Not content with editing and introducing these plays, Summers helped in 1919 to found the Phoenix Society whose aim was to present them on stage in London. The venture was an immediate success and Summers threw himself wholeheartedly and popularly into all aspects of the productions, which were staged at various theatres. This brought him a measure of fame in London society and invitations to the most select salons, which he dazzled with his wit and erudition. By 1926 he was recognized as the greatest living authority on Restoration drama. Some ten years later he crystallized his knowledge in The Restoration Theatre and The Playhouse of Pepys which examined almost every possible aspect of the London stage between 1660 and 1710. Summers' involvement with the theatre presents a curious parallel with his near contemporary Bram Stoker, who for most of his working life was business manager to Sir Henry Irving at the Lyceum Theatre in London. There is even a suggestion of some jealousy in the grudging praise Summers gives Bram Stoker's Dracula, leading to his conclusion that the novel's success owed more to Stoker’s choice of subject than any authorial skill. One cannot fail to suspect that Summers felt he might have written the definitive vampire novel himself, only better. Notwithstanding this conjecture, Stoker’s Gothic masterpiece remains a work of sheer genius. It was left to myself to tie up the lose ends left flapping about at Dracula’s conclusion in a sequel titled Carmel. The thought must have surely occurred to Summers, but it was to be Summers’ own successor who executed the deed.
Summers’ fame as an expert on the occult began in 1926 with the publication of his History of Demonology and Witchcraft followed by other studies of witches, vampires and werewolves; notably The Vampire: His Kith and Kin (1928) and The Vampire in Europe (1929). As an editor he also introduced to the public, along with many other works, a reprint of The Discovery of Witches by the infamous Matthew Hopkins and the first English translation of the classic fifteenth century treatise on witchcraft, Malleus Maleficarum. In later life he also wrote influential studies of the Gothic novel, another lifelong enthusiasm; notably The Gothic Quest: a History of the Gothic Novel (1938), and A Gothic Bibliography (1940). Much of Summers’ life remains in obscurity, many of his personal papers have been lost; yet he left an autobiography, The Galanty Show, that was published over thirty years after his death.
In his introduction to Horace Walpole's The Castle of Otranto Summers articulated the appeal of Gothic novels, and perhaps also the appeal of all the dark mysteries that fascinated him:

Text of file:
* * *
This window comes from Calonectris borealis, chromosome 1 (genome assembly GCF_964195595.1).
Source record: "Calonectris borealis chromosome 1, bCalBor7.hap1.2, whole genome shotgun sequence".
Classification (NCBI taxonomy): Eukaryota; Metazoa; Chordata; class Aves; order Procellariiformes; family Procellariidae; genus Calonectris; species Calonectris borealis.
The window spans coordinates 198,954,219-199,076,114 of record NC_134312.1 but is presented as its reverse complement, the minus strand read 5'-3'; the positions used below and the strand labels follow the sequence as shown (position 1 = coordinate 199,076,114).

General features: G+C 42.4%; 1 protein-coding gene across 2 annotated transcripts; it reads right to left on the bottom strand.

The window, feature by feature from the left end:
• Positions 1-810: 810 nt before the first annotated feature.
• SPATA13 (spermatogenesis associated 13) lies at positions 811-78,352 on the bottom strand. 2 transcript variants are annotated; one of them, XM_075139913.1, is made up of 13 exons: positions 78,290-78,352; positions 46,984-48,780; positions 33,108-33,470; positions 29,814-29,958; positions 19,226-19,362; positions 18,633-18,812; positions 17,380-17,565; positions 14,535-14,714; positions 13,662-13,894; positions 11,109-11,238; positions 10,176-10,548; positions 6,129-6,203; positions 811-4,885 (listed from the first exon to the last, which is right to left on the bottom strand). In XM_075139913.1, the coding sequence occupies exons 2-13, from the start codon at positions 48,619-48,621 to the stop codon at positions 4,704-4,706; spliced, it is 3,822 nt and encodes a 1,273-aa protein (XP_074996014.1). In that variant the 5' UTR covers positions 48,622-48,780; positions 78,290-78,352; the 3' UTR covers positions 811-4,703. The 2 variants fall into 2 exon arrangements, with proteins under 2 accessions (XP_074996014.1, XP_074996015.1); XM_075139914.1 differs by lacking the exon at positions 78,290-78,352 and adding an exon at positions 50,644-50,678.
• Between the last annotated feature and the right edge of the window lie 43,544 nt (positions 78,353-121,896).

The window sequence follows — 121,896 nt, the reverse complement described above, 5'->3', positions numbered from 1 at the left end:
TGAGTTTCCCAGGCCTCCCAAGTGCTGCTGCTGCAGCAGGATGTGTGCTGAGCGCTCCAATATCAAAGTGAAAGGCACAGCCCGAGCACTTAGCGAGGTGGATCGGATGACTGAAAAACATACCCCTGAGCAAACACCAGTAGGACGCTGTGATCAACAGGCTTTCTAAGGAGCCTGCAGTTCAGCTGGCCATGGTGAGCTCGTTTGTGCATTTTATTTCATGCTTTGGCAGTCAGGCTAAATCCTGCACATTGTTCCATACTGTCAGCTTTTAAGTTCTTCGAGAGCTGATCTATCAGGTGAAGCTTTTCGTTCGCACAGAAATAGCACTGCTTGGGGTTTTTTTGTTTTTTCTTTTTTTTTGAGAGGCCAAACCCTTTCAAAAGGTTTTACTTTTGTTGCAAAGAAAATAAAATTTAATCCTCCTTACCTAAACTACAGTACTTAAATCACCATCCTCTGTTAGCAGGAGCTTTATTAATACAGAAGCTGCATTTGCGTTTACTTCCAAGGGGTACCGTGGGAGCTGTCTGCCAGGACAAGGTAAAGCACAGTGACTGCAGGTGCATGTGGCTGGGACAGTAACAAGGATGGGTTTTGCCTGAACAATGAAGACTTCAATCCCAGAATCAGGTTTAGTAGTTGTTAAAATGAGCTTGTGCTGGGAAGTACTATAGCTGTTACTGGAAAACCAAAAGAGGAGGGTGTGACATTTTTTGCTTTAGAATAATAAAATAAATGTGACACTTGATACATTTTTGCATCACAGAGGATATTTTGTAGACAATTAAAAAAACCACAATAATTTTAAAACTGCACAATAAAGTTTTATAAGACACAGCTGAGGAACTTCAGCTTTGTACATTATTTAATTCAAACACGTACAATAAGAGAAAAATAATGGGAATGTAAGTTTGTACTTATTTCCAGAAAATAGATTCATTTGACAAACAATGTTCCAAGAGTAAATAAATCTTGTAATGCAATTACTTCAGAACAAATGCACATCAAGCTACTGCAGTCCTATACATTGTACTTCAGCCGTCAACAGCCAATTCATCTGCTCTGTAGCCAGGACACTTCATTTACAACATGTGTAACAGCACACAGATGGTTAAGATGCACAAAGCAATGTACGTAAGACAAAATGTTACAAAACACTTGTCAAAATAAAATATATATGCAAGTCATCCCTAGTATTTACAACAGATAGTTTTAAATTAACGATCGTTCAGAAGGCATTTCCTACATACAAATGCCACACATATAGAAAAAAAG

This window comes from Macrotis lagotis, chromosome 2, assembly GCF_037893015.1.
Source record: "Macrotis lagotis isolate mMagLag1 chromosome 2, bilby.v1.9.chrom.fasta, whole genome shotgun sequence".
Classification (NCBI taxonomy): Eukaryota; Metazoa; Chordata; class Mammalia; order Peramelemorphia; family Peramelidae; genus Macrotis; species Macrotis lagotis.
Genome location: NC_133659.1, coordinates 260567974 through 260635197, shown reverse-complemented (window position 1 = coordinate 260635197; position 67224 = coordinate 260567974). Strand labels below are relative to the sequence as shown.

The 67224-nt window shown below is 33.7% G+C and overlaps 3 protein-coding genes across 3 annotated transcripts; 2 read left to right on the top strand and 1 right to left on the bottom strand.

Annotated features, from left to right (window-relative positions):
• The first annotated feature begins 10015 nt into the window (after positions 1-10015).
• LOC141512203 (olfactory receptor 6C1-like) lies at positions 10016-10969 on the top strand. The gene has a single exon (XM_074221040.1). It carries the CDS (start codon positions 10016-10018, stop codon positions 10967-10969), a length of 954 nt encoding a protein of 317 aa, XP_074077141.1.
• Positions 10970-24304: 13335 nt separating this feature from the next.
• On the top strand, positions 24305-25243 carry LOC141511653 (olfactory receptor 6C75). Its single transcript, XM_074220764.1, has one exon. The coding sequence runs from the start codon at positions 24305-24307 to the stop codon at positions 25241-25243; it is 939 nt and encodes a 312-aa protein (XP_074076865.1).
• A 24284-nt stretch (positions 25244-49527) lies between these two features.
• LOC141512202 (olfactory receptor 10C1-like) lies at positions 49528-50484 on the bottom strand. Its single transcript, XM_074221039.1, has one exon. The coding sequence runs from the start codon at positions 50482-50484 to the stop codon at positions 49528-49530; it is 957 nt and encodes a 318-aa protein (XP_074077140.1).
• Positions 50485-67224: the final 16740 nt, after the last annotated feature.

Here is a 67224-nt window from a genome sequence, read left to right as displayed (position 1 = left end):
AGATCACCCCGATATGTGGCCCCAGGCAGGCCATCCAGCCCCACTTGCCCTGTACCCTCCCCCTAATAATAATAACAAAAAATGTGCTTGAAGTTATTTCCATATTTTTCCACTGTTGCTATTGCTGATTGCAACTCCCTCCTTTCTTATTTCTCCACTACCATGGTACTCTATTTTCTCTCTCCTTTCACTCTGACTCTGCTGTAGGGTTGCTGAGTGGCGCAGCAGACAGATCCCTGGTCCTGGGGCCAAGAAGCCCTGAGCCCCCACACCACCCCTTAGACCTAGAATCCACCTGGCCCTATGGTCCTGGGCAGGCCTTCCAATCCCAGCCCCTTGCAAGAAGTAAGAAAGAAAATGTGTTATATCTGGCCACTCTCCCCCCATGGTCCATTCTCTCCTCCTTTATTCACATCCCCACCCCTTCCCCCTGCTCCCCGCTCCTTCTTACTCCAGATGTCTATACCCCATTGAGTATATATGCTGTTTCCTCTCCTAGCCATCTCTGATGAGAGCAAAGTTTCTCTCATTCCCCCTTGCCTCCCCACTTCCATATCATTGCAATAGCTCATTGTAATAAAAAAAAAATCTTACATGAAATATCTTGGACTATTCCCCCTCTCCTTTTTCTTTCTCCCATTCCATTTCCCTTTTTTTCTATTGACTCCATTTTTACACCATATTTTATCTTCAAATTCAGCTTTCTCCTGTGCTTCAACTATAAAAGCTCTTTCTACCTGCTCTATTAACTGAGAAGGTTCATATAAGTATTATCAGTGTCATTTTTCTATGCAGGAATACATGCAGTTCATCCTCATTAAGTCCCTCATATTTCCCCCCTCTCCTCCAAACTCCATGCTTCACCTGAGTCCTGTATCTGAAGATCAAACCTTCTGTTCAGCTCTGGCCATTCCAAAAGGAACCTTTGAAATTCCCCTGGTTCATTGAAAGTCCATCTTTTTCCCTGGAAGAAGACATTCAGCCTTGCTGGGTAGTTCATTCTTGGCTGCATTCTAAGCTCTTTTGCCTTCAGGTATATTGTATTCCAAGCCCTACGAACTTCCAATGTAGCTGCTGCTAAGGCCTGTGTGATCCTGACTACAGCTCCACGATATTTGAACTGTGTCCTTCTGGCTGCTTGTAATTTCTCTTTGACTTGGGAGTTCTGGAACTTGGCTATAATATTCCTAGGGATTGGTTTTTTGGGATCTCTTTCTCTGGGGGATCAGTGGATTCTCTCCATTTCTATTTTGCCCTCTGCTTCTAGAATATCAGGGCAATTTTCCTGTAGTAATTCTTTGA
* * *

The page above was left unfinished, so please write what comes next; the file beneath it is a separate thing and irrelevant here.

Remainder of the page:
“There is in the Romantic revival a certain disquietude and a certain aspiration. It is this disquietude with earth and aspiration for heaven which inform the greatest Romance of all, Mysticism, the Romance of the Saints. The Classical writer set down fixed rules and precisely determined his boundaries. The Romantic spirit reaches out beyond these with an indefinite but very real longing to new and dimly guessed spheres of beauty. The Romantic writer fell in love with the Middle Ages, the vague years of long ago, the days of chivalry and strange adventure. He imagined and elaborated a mediaevalism for himself, he created a fresh world, a world which never was and never could have been, a domain which fancy built and fancy ruled. And in this land there will be mystery, because where there is mystery beauty may always lie hid. There will be wonder, because wonder always lurks where there is the unknown. And it is this longing for beauty intermingling with wonder and mystery that will express itself, perhaps exquisitely and passionately in the twilight moods of the romantic poets, perhaps a little crudely and even a little vulgarly in tales of horror and blood.”
Bishop Montague Summers died of a heart attack in 1948 and his mantle awaited the arrival of another. When Sandy Roberston launched The Summers Project in 1986 to raise money for a tombstone to be laid on Summers’ unmarked grave in Richmond Cemetery, known only as plot 10818, I was grateful it was to me he turned for support. The simple stone, bearing the legend “Tell me strange things,” was erected on 26 November 1988. Summers invariably opened his conversation with those words when people visited him. He yearned to hear strange things. In 1991 an updated and enlarged hardcover edition of my best selling The Highgate Vampire was dedicated to the memory of Montague Summers. This fitting tribute to that former vampirologist still remains in print and soon to be made into a major cinema film. Two years after his death, Summers’ longstanding friend, Hector Stuart-Forbes, joined him in the then unmarked plot at Richmond.